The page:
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    • "More researchers are designating their attention to the influence of pathogens on the evolution of the MHC polymorphism. Major histocompatibility complex polymorphism is thought to be subject to some form of balancing selection, most likely pathogen-mediated selection (Mona et al., 2008; Goto et al., 2009), and this selection is the birth-and-death model of evolution in the adaptive process (Gu and Nei, 1999). Lian et al. (2010) found that the human BTNL2 gene was linked to tuberculosis in the Chinese Han population. "
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    ABSTRACT: To better understand the major histocompatibility complex (MHC) genetic character of domestic birds, we sequenced and analyzed chicken MHC II (B-L) genes of 3 local chicken breeds, derived from 3 separate areas in China. We amplified cDNA sequences from 105 individuals, accounting for 35 alleles. Some of the same B-LB alleles with a high frequency were found in all samples. The putative B-L α-chain had few polymorphic sites, whereas the B-L β-chain had several polymorphic sites. Most of the mutation positions were located in the B-LB β1 domain encoded by exon 2, especially in the peptide-binding region. This indicated that the highly polymorphic peptide-binding region could potentiate binding diverse antigen epitopes. The comparison of 3-D molecule structures of chicken B-L and human HLA-DR1 revealed a distinctly structural similarity, but the chicken B-L molecule had more polymorphic sites than the human HLA-DR1 molecule, which presumably might be a mechanism to compensate for responding to a wider array of pathogens due to fewer loci for chicken. Moreover, some conserved sites in human and chicken MHC class II molecules reflected their common ancestry and similar functions. These results suggest that the chicken B-L gene showed more polymorphic sites and distinctly dominant trans-breed alleles, potentially to adapt to pathogens.
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    • "In the evolution process, mutation of the amino acid sequence occurs in the non-PBD, destroying PBD structure integrity which makes MHC molecules fail in binding antigen peptides, while some mutations within the PBD increase the potential of MHC binding antigen peptides. The polymorphic genes of MHC are regarded as essential genes for individual fitness under conditions of selection (Eizaguirre et al., 2009), and it is just these negative or positive selections that drive MHC allelic diversity at loci for antigen presentation (Goto et al., 2009). We all know that MHC gene descended from a common ancestry and came into being polymorphism under the environmental pressure. "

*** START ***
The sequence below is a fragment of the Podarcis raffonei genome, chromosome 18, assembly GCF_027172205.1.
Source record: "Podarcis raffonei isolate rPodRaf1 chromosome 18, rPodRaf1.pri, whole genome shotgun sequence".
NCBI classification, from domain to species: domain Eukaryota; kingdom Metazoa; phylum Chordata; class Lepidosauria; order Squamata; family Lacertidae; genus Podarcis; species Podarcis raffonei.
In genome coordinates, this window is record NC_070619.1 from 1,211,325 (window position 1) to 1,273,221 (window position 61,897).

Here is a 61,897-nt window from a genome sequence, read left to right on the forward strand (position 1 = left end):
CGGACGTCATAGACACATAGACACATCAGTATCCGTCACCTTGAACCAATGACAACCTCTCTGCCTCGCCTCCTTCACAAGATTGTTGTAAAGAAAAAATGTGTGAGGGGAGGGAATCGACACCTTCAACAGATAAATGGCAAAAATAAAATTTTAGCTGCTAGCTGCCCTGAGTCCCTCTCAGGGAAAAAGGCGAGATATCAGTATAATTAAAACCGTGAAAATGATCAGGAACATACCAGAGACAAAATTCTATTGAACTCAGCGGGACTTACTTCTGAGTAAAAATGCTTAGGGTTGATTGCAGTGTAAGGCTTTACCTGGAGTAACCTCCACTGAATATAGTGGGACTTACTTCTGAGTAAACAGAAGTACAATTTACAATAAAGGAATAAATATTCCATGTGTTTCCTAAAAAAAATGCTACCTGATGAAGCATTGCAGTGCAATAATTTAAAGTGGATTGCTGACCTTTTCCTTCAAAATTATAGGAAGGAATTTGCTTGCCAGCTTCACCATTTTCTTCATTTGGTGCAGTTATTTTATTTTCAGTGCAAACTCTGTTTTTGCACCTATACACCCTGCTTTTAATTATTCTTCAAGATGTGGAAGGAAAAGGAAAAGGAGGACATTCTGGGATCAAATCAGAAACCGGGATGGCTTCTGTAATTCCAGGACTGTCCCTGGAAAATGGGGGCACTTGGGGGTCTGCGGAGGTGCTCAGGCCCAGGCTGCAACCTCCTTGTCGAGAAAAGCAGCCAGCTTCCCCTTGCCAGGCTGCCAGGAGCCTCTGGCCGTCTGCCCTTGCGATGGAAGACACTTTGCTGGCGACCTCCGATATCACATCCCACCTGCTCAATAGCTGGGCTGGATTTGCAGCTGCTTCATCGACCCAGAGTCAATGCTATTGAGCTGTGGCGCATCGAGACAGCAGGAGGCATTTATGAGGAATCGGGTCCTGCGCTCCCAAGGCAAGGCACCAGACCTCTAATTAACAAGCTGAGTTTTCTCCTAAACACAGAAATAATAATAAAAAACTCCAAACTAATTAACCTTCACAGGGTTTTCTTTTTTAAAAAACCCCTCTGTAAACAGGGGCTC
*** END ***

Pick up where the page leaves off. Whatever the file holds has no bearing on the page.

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    ABSTRACT: Major histocompatibility complex (MHC) is a highly polymorphic gene and plays an important role in immune system for vertebrate. To understand the polymorphism character of domestic, we cloned 32 cDNAs of MHC class I α genes of two local chicken breeds in different areas of China. There were 112 variable amino acid residues in all five domains (leader peptide, α1, α2, α3 and TM/CY domains) of the putative α chain, and 76 of them were located in α1 and α2 domains. There were 23 to 25 polymorphic sites with high mutation frequency in α1 and α2 domains. Comparison of chicken with duck, human and mouse revealed that the two domains were highly similar among different species, and some highly polymorphic sites were located at the sites 9, 111(114), 113 (116) and 153 (156). Analysis of the phylogenetic tree indicated no relationship between the breeds and polymorphic alleles. All these results therefore indicate that MHC I class molecule of domestic chickens was more influenced by the pressure of common pathogens rather than geographic differences.